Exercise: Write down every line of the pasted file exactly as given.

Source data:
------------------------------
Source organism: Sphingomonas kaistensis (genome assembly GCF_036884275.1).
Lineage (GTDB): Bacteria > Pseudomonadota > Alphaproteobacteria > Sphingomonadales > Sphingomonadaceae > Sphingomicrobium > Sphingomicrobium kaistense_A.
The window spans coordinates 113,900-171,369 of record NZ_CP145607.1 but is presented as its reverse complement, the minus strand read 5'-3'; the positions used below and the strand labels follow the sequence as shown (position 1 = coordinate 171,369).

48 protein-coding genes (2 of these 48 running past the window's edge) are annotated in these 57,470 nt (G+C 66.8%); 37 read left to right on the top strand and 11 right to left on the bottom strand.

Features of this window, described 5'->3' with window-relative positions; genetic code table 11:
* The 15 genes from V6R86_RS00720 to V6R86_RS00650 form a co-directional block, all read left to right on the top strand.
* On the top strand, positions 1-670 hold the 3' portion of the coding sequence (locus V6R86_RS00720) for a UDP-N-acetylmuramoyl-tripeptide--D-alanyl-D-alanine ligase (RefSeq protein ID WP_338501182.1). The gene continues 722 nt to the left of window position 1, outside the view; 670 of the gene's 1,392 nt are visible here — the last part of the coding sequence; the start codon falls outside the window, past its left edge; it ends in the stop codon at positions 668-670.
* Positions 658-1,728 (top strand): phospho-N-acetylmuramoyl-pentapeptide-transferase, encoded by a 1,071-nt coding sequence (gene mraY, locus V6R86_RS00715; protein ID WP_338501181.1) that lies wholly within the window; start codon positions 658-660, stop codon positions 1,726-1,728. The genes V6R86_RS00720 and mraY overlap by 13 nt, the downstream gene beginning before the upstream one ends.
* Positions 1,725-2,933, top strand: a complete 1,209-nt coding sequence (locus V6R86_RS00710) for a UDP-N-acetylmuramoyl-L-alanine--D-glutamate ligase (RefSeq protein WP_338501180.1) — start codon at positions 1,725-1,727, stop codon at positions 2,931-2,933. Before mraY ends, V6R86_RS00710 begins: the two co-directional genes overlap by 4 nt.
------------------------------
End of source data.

Source organism: Sphingomonas kaistensis (genome assembly GCF_036884275.1).
Lineage (GTDB): Bacteria > Pseudomonadota > Alphaproteobacteria > Sphingomonadales > Sphingomonadaceae > Sphingomicrobium > Sphingomicrobium kaistense_A.
The window spans coordinates 113,900-171,369 of record NZ_CP145607.1 but is presented as its reverse complement, the minus strand read 5'-3'; the positions used below and the strand labels follow the sequence as shown (position 1 = coordinate 171,369).

48 protein-coding genes (2 of these 48 running past the window's edge) are annotated in these 57,470 nt (G+C 66.8%); 37 read left to right on the top strand and 11 right to left on the bottom strand.

Features of this window, described 5'->3' with window-relative positions; genetic code table 11:
* The 15 genes from V6R86_RS00720 to V6R86_RS00650 form a co-directional block, all read left to right on the top strand.
* On the top strand, positions 1-670 hold the 3' portion of the coding sequence (locus V6R86_RS00720) for a UDP-N-acetylmuramoyl-tripeptide--D-alanyl-D-alanine ligase (RefSeq protein ID WP_338501182.1). The gene continues 722 nt to the left of window position 1, outside the view; 670 of the gene's 1,392 nt are visible here — the last part of the coding sequence; the start codon falls outside the window, past its left edge; it ends in the stop codon at positions 668-670.
* Positions 658-1,728 (top strand): phospho-N-acetylmuramoyl-pentapeptide-transferase, encoded by a 1,071-nt coding sequence (gene mraY, locus V6R86_RS00715; protein ID WP_338501181.1) that lies wholly within the window; start codon positions 658-660, stop codon positions 1,726-1,728. The genes V6R86_RS00720 and mraY overlap by 13 nt, the downstream gene beginning before the upstream one ends.
* Positions 1,725-2,933, top strand: a complete 1,209-nt coding sequence (locus V6R86_RS00710) for a UDP-N-acetylmuramoyl-L-alanine--D-glutamate ligase (RefSeq protein WP_338501180.1) — start codon at positions 1,725-1,727, stop codon at positions 2,931-2,933. Before mraY ends, V6R86_RS00710 begins: the two co-directional genes overlap by 4 nt.